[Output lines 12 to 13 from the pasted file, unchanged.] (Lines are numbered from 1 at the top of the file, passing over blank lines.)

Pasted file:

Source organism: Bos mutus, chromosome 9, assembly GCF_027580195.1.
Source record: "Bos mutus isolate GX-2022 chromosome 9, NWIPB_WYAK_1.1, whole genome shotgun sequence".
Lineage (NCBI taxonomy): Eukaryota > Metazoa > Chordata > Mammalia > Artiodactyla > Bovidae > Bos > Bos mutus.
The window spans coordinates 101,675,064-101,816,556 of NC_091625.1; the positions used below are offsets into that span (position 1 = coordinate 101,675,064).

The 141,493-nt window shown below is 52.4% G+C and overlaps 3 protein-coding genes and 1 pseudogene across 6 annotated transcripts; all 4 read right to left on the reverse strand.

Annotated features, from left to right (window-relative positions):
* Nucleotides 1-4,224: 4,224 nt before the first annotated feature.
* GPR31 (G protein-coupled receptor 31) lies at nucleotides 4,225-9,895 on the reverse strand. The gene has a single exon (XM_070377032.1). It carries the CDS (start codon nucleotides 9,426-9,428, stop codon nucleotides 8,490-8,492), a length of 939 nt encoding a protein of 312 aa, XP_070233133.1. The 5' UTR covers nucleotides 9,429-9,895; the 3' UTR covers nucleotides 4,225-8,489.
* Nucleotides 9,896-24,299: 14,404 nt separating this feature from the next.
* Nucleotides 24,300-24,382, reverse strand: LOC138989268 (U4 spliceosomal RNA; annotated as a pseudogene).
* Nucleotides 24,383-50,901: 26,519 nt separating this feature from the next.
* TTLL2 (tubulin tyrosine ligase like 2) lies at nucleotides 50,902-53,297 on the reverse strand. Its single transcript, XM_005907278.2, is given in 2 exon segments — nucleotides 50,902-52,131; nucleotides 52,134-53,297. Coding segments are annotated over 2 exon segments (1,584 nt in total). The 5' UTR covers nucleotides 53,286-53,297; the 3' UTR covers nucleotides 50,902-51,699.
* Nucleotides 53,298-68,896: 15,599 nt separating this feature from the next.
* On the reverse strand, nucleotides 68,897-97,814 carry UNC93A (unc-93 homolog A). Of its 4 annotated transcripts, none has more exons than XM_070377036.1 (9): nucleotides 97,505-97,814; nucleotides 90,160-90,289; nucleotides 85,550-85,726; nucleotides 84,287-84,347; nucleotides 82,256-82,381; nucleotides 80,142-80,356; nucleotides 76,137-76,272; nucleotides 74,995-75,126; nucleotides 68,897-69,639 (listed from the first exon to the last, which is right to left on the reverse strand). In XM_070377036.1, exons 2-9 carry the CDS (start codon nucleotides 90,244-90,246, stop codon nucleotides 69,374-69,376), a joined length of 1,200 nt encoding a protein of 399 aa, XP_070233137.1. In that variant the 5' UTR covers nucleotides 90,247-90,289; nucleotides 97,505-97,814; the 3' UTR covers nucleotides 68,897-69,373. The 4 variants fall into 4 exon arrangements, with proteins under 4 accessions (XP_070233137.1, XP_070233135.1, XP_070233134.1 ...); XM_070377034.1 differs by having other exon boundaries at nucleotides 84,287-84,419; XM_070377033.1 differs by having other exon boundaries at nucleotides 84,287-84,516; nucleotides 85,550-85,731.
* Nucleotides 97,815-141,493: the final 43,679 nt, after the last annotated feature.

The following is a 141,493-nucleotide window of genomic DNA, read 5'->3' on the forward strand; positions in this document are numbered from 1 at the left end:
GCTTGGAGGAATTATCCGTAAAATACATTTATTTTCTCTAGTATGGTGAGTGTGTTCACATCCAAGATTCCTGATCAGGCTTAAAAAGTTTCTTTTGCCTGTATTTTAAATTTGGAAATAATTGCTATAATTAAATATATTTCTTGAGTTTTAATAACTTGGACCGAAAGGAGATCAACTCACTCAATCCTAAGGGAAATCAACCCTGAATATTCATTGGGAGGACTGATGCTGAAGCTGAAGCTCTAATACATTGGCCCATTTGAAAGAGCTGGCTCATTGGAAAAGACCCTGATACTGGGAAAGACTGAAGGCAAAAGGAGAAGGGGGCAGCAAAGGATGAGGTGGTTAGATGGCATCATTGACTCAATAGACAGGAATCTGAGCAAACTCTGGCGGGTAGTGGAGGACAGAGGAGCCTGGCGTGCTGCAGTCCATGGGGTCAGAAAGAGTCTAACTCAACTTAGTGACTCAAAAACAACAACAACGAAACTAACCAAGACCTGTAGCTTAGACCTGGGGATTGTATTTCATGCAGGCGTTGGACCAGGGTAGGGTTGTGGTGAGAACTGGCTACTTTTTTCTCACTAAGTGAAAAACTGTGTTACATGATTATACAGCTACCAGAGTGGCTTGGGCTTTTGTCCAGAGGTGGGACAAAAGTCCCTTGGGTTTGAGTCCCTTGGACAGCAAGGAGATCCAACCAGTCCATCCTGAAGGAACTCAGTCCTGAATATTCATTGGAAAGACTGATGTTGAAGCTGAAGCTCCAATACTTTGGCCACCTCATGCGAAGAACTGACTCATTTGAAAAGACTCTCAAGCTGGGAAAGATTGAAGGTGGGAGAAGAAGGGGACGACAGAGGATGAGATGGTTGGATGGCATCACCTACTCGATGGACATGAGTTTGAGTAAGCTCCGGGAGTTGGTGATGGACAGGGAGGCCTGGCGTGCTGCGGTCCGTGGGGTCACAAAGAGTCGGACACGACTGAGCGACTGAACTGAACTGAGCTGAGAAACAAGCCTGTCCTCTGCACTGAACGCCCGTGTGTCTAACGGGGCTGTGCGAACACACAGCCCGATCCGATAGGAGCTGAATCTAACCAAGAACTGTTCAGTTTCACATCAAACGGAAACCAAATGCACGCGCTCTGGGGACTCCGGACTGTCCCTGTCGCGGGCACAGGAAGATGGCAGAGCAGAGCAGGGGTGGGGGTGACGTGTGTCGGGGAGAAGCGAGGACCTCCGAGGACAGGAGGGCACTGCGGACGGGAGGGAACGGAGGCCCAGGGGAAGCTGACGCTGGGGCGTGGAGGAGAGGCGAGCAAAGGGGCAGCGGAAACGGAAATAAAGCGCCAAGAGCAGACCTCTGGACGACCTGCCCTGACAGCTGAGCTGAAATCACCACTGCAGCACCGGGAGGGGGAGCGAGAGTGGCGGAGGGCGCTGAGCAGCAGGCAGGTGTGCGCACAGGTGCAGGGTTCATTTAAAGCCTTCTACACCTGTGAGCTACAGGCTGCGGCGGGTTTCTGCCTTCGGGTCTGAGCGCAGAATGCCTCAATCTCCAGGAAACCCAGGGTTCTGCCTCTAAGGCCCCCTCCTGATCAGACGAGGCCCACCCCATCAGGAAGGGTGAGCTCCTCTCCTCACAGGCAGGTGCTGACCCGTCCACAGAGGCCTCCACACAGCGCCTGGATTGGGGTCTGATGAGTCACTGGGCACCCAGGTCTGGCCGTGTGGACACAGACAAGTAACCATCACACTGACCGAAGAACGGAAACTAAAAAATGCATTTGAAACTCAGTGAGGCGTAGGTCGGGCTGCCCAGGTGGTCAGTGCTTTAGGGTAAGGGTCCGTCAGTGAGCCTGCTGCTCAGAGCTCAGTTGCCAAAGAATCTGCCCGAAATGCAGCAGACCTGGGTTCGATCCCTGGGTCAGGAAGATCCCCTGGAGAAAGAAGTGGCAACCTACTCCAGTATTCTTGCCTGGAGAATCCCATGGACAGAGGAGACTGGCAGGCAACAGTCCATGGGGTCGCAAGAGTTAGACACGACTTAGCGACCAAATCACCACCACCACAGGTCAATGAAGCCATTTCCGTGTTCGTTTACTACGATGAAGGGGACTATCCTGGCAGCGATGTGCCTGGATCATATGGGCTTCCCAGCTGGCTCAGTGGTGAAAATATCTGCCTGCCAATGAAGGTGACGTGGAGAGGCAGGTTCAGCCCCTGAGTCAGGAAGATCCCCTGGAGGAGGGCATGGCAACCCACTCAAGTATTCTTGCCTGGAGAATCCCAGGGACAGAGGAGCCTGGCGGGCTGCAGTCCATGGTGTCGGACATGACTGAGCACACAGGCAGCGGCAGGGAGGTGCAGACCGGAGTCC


* TTLL2 (tubulin tyrosine ligase like 2) lies at nucleotides 50,902-53,297 on the reverse strand. Its single transcript, XM_005907278.2, is given in 2 exon segments — nucleotides 50,902-52,131; nucleotides 52,134-53,297. Coding segments are annotated over 2 exon segments (1,584 nt in total). The 5' UTR covers nucleotides 53,286-53,297; the 3' UTR covers nucleotides 50,902-51,699.
* Nucleotides 53,298-68,896: 15,599 nt separating this feature from the next.